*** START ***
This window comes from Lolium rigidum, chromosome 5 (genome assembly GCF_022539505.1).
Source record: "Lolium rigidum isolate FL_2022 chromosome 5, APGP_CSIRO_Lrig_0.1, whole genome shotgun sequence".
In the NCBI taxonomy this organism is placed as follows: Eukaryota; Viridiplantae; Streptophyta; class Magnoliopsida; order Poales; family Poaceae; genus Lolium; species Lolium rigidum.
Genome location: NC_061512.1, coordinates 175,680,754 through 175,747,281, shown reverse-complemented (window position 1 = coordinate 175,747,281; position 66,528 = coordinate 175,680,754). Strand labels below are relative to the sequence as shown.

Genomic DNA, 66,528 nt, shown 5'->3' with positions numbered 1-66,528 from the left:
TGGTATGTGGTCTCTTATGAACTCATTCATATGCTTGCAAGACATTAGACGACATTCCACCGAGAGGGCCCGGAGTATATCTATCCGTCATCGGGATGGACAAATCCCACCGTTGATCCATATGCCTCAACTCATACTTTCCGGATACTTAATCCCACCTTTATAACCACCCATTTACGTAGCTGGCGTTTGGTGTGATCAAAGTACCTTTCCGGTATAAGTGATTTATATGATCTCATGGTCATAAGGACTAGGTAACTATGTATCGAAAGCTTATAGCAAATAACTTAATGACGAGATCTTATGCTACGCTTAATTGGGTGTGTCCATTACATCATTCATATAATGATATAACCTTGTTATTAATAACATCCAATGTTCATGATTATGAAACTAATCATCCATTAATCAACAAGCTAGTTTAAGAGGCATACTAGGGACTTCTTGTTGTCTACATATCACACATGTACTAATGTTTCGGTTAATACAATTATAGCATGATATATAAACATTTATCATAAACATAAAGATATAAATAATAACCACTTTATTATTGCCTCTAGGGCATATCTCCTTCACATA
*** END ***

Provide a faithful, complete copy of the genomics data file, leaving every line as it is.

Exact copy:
This window comes from Lolium rigidum, chromosome 5 (genome assembly GCF_022539505.1).
Source record: "Lolium rigidum isolate FL_2022 chromosome 5, APGP_CSIRO_Lrig_0.1, whole genome shotgun sequence".
In the NCBI taxonomy this organism is placed as follows: Eukaryota; Viridiplantae; Streptophyta; class Magnoliopsida; order Poales; family Poaceae; genus Lolium; species Lolium rigidum.
Genome location: NC_061512.1, coordinates 175,680,754 through 175,747,281, shown reverse-complemented (window position 1 = coordinate 175,747,281; position 66,528 = coordinate 175,680,754). Strand labels below are relative to the sequence as shown.

Genomic DNA, 66,528 nt, shown 5'->3' with positions numbered 1-66,528 from the left:
TGGTATGTGGTCTCTTATGAACTCATTCATATGCTTGCAAGACATTAGACGACATTCCACCGAGAGGGCCCGGAGTATATCTATCCGTCATCGGGATGGACAAATCCCACCGTTGATCCATATGCCTCAACTCATACTTTCCGGATACTTAATCCCACCTTTATAACCACCCATTTACGTAGCTGGCGTTTGGTGTGATCAAAGTACCTTTCCGGTATAAGTGATTTATATGATCTCATGGTCATAAGGACTAGGTAACTATGTATCGAAAGCTTATAGCAAATAACTTAATGACGAGATCTTATGCTACGCTTAATTGGGTGTGTCCATTACATCATTCATATAATGATATAACCTTGTTATTAATAACATCCAATGTTCATGATTATGAAACTAATCATCCATTAATCAACAAGCTAGTTTAAGAGGCATACTAGGGACTTCTTGTTGTCTACATATCACACATGTACTAATGTTTCGGTTAATACAATTATAGCATGATATATAAACATTTATCATAAACATAAAGATATAAATAATAACCACTTTATTATTGCCTCTAGGGCATATCTCCTTCACATA